January 4, 2018
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Teachers: Resolve to Take Care of Yourself

Tanya Hill
@TeachLikeALady

It’s that time of year again when everyone begins to make resolutions for the New Year. Many resolve to lose weight, exercise, eat better, save money, and even find love. In this fast paced society of getting things done quickly, some fail to achieve these goals. Teachers tend to make resolutions that deal with their effectiveness in lesson planning and instructional delivery. What is missing from these resolutions is the most important part of this equation: The teacher!
In the Classroom Professional Learning
Teaching as a Team
January 1, 2018
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Teaching as a Team

Ashley Corey
@ms_corey8

In teaching there are days when we feel incredibly confident in the work that we are doing and days when we simply do not. No matter the issue, nine out of ten times the solution is to seek help from my colleagues. Having endless tasks in the classroom can sometimes prevent us from reaching out to each other even on an informal basis. I had not been so keenly aware of this necessity until I recently began teaching on a model that reflected the need for constant collaboration. Two words have changed my entire perspective on collaboration among teachers: team teaching.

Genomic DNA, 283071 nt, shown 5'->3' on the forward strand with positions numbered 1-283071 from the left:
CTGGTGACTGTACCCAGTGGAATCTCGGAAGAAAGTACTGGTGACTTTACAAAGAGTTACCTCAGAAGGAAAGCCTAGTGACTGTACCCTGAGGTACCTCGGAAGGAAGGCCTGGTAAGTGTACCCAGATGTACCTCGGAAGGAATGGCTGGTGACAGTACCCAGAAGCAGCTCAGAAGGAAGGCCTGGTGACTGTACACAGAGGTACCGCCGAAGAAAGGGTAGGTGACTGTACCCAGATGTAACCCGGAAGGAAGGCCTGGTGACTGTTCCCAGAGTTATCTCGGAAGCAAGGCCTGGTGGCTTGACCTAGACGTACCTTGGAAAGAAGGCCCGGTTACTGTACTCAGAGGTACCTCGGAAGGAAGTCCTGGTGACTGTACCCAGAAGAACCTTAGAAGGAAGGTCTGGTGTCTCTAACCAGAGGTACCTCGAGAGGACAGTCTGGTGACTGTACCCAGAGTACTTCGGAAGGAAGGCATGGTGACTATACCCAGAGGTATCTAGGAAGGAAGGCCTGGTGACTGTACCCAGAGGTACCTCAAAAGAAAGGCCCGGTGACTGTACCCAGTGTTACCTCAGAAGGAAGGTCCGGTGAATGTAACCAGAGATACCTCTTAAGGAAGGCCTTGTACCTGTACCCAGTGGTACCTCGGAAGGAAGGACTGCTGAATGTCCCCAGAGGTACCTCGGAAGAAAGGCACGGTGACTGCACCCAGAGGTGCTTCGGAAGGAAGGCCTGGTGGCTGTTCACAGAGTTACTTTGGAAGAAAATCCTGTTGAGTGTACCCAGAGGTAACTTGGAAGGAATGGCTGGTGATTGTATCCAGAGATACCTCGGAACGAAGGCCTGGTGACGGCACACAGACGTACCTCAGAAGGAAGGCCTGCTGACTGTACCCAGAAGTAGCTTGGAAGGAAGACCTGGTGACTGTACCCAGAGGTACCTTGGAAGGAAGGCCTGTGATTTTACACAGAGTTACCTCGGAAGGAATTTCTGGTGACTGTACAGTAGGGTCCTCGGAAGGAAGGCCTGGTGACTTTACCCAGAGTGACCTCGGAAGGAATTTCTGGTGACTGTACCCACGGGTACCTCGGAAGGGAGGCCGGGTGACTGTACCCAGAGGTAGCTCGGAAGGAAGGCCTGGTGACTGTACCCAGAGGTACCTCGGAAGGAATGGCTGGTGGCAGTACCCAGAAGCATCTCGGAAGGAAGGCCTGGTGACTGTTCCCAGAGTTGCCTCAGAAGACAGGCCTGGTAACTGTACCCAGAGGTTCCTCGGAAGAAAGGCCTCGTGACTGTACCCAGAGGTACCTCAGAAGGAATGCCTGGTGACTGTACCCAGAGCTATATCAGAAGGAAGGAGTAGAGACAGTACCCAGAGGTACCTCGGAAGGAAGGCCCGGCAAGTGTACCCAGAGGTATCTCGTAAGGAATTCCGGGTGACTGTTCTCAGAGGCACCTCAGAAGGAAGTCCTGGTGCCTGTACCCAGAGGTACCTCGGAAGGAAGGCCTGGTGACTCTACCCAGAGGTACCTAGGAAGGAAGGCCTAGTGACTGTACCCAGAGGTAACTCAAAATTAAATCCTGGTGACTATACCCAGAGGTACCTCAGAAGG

Leadership Policy Professional Learning
Get Caught in the “Web” of Teacher Leadership
August 29, 2017
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Get Caught in the “Web” of Teacher Leadership

Maureen Henderson
@MaureenHender18

Imagine a spider spinning a web.  It begins with individual fibers, then works to strengthen them, carefully finishing with their connection.   Across the state of Tennessee there are many strands of teacher leadership being spun.  Amazing initiatives and programs have been put in place to reinforce them.  What does it look like when these pieces are woven together to create a strong, powerful design?
Leadership Policy Professional Learning
Once a Fellow, Always a Fellow
June 22, 2017
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Once a Fellow, Always a Fellow

Diarese George
@DiareseGeorge